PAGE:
Tree/Customization guide

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XSD provides you with mechanisms to customize the generated type system for the C++/Tree mapping. Common customization examples include:

  • using a different type for one of the built-in types (e.g., boost::gregorian::date from the Boost libraries for xsd:date)
  • adding a member function or data member to one or more generated types (e.g., add a print() function)
  • adding virtual functions to the base type of a type hierarchy and implementing them in the derived types (e.g., when using xsi:type dynamic typing and/or substitution groups)

XSD provided two command-line options, --custom-type and --custom-type-regex, that allow you to specify which types should be customized and how these types will be customized. The format for the --custom-type option is as follows:

 --custom-type name[=type[/base]]

The name component specifies the name of a type as defined in XML Schema. The name is unqualified since the target namespace of the schema being compiled is always assumed. The optional type component is a C++ type name that should be used instead of the generated type. If type is empty or not specified then the same name as the XML Schema type name is assumed. Finally, if the optional base component is provided then the standard mapping for the type is still generated but with this name. A few examples should make all this clear. Suppose we have the following schema:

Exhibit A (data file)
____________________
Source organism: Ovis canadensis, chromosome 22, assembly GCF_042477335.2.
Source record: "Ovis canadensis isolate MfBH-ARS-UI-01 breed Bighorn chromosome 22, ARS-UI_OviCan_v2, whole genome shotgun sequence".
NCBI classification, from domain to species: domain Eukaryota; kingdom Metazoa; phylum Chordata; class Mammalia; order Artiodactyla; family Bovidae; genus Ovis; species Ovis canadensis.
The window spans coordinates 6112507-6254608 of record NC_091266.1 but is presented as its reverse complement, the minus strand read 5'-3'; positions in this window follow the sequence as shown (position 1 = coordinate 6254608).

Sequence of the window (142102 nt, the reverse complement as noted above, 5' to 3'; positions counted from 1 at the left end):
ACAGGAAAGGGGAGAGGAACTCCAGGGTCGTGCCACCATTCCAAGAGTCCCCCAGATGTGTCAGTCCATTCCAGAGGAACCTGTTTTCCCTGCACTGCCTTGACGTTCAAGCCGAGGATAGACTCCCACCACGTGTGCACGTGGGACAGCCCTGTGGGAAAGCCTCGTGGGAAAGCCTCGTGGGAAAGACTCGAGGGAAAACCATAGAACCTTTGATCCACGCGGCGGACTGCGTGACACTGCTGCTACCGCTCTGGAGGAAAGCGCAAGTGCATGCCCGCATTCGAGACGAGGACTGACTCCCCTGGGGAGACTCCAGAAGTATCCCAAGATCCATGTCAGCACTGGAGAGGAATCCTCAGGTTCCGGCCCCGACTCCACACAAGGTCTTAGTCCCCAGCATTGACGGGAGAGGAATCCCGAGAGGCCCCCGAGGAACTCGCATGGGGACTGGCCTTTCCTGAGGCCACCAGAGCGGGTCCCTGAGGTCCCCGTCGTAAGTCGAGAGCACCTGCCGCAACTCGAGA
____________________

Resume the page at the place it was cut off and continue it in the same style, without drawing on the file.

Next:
<schema xmlns="" 

  <complexType name="names">
      <element name="name" type="string"/>


Compiling this schema without specifying any options will result in the following C++ code:

namespace hello
  class names

Now we compile the above schema with the following option:

--custom-type names

The generated code will look like this:

namespace hello
  class names;

The compiler simply generated a forward declaration for names expecting you to provide the implementation. Let's say we want to use the my_names type instead. Then we can use the following option:

--custom-type names=my_names

The generated code will look like this:

namespace hello
  typedef my_names names;

What if we wanted to use class template names which is defined in namespace templates? Then we could use the following option:

--custom-type names=::templates::names<char>

The resulting code would look like this:

namespace hello
  typedef ::templates::names<char> names;
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